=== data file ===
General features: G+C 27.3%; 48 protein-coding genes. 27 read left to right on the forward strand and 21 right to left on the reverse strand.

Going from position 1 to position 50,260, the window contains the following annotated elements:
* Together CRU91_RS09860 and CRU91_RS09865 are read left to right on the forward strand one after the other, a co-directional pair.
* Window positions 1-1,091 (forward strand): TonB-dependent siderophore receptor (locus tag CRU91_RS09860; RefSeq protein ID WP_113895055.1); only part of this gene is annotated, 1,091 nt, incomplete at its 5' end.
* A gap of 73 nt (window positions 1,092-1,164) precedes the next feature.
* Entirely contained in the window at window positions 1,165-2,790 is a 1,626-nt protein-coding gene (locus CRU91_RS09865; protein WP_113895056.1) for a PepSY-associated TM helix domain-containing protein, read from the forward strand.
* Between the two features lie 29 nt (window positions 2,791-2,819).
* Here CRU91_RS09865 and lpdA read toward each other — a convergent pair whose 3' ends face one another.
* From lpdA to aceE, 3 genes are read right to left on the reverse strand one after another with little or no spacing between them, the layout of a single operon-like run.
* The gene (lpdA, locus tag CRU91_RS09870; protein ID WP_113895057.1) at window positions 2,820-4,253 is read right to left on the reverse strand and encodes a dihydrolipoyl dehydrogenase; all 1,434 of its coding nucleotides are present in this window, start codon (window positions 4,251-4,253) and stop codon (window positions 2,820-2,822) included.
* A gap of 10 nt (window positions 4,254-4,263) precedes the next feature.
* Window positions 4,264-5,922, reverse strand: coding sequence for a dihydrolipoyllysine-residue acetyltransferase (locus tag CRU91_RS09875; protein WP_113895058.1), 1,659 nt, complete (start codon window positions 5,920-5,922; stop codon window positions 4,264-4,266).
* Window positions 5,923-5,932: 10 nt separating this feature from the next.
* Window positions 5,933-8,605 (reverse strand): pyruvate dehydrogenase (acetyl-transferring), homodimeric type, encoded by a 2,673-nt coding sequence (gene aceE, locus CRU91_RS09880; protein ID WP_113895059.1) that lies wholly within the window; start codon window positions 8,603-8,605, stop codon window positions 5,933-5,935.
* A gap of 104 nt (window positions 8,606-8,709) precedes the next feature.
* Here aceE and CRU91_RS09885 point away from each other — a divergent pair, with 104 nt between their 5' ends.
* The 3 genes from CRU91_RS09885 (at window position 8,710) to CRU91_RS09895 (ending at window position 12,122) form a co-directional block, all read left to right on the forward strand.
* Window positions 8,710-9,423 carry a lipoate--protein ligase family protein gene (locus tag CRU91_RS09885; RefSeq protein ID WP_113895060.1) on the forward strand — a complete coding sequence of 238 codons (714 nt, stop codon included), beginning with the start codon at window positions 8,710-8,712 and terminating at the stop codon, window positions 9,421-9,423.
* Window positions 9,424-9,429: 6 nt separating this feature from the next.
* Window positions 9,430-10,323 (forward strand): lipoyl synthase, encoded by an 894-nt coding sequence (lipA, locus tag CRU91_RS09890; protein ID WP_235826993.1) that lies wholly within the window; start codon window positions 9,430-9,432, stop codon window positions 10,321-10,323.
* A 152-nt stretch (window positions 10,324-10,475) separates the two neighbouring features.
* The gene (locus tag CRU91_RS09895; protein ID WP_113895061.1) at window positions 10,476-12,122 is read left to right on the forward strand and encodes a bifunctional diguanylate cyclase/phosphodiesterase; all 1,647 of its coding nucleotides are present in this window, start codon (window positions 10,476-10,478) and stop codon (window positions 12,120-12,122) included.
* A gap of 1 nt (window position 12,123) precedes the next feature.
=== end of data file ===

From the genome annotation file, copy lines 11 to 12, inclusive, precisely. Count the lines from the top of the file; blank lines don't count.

* A gap of 10 nt (window positions 4,254-4,263) precedes the next feature.
* Window positions 4,264-5,922, reverse strand: coding sequence for a dihydrolipoyllysine-residue acetyltransferase (locus tag CRU91_RS09875; protein WP_113895058.1), 1,659 nt, complete (start codon window positions 5,920-5,922; stop codon window positions 4,264-4,266).